Skip to content. | Skip to navigation

National Cancer Institute U.S. National Institutes of Health www.cancer.gov

Navigation

Personal tools

You are here: Home / Biomarkers / pleiotrophin

pleiotrophin

Basics

Aliases:
This biomarker is also known as:
  • HBNF,
  • HBNF1,
  • Heparin-binding neurite outgrowth-promoting factor 1,
  • Heparin-binding growth-associated molecule,
  • neurite growth-promoting factor 1,
  • HB-GAM,
  • pleiotrophin (heparin binding growth factor 8, neurite growth-promoting factor 1),
  • Heparin-binding brain mitogen,
  • heparin affin regulatory protein,
  • osteoblast-specific factor 1,
  • HBNF-1,
  • heparin-binding neurite outgrowth-promoting factor 1,
  • HARP,
  • PTN,
  • heparin-binding growth-associated molecule,
  • HBBM,
  • NEGF1,
  • heparin-binding growth factor 8,
  • heparin binding growth factor 8,
  • HBGF-8,
  • heparin-binding brain mitogen,
  • OSF-1,
  • HBGF8,
  • Osteoblast-specific factor 1,
  • Heparin-binding growth factor 8,

View in BioMuta

Description…

Pleiotrophin, or PTN, is a secreted growth factor found in osteoblasts and brain tissue. PTN induces neurite outgrowth and is mitogenic for fibroblasts, epithelial, and endothelial cells. It binds anaplastic lymphoma kinase (ALK) which induces MAPK pathway activation, an important step in the anti-apoptotic signaling of PTN and regulation of cell proliferation.

Attributes

QA State: Curated
Type: Protein
Short Name:
HGNC Name: PTN

Datasets

There are no datasets associated with this biomarker.

Organs

The following organs have data associated with this biomarker…

Lung

Attributes

Phase: Two
QA State: Curated

Overview

Pleiotrophin has been identified in serum and lung cancer tissue or cell culture as a candidate lung cancer biomarker. Pleiotrophin was also observed up-regulated in lung cancer in this study. Others studies have suggested that pleiotrophin may be an early indicator of lung cancer and might be of use in monitoring the efficacy of therapy.

Performance Comment

PTN, also known as pleiotrophin, is a member of a 12 protein panel that can discriminate NSCLC from controls with 91% sensitivity and 84% specificity in cross-validated training and 89% sensitivity and 83% specificity in a separate verification set, with similar performance for early and late stage NSCLC.

Studies

This biomarker is currently being annotated or is under review. You must be logged in or do not have permission to view any additional information. Contact Heather Kincaid at heather.kincaid@jpl.nasa.gov if you should have access to this biomarker.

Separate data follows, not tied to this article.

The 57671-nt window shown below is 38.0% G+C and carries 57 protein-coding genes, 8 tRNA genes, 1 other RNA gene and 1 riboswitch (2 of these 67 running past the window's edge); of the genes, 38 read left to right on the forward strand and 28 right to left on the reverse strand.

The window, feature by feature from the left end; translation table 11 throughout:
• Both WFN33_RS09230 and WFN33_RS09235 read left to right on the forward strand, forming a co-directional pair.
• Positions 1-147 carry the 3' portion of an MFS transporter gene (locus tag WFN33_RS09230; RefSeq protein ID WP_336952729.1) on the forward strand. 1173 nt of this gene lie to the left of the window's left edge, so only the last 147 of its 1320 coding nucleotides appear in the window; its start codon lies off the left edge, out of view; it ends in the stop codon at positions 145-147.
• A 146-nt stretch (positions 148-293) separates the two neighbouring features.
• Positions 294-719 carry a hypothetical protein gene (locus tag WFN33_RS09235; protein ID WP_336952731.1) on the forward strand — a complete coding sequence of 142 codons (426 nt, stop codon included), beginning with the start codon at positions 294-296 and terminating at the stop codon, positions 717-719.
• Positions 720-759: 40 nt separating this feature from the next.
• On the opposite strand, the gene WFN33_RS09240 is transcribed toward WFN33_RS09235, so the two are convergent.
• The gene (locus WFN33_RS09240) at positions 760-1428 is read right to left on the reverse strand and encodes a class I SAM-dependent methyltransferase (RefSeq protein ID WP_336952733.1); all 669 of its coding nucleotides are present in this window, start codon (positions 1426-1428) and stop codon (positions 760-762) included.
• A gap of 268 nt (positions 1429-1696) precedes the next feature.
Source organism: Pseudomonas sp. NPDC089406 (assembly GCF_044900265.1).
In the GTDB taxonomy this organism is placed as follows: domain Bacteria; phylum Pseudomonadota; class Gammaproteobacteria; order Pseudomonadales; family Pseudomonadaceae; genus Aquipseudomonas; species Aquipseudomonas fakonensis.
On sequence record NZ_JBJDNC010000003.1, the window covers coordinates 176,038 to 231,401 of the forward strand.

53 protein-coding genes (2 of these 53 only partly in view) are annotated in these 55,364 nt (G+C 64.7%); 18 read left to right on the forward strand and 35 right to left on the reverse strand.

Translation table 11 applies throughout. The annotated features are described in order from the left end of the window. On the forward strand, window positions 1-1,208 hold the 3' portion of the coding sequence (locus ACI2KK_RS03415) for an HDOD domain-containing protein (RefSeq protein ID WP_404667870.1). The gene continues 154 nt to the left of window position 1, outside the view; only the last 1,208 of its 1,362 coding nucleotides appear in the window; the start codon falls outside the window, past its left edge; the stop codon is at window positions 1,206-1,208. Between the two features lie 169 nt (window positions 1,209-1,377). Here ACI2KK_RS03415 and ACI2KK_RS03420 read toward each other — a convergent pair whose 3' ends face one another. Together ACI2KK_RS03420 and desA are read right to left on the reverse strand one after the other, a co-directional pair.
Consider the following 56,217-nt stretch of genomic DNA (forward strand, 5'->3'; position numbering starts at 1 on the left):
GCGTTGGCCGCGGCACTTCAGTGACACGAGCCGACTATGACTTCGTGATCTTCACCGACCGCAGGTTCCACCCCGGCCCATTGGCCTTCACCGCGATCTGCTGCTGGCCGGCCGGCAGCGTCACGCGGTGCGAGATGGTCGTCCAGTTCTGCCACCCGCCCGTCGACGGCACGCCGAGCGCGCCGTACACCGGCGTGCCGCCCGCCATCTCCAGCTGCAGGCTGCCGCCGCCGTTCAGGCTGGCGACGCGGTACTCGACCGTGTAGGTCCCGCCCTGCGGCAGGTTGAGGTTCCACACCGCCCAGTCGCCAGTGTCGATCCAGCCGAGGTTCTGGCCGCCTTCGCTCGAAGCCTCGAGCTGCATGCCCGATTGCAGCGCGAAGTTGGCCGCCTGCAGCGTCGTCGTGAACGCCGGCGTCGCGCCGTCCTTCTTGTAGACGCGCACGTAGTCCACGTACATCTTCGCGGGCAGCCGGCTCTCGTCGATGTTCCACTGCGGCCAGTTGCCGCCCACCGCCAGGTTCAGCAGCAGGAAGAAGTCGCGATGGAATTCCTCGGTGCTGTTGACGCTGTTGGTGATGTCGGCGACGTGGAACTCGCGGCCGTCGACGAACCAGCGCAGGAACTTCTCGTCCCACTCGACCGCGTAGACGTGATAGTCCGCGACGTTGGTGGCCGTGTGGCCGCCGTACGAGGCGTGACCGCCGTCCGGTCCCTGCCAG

New Funding Opportunity: Biomarker Development Laboratories for the Early Detection Network: Applications Due May 23

Update: Pre-application webinar information now available.

The National Cancer Institute's Division of Cancer Prevention has released a new funding opportunity to solicit organ-specific applications for Biomarker Developmental Laboratories (BDLs), one of the four scientific units of the recently funded Early Detection Research Network (EDRN). The EDRN is a national infrastructure funded to discover, develop, and validate biomarkers for risk assessment, detection, and molecular diagnosis and prognosis of early cancer. BDLs are responsible for the discovery, development, characterization, and testing of new, or the refinement of existing, biomarkers and biomarker assays for risk assessment, detection, and molecular diagnosis and prognosis of cancers.

The existing BDLs are primarily focused on ovary and gastrointestinal cancers. The proposed BDLs (to be supported under this funding opportunity) should be focused on one or more of the following cancers: breast, prostate and other genitourinary organs, or lung. In addition, cancers with rapidly rising incidence rates, e.g., endometrial, hepatocellular, kidney, thyroid, oropharyngeal cancers, and/or cancers with unique etiology, e.g., mesothelioma, will be considered.

The newly funded units of the Early Detection Research Network will be announced later in April. Successful applicants have already been notified. Those researchers who were not successful during the last round of applications are encouraged to apply to this opportunity.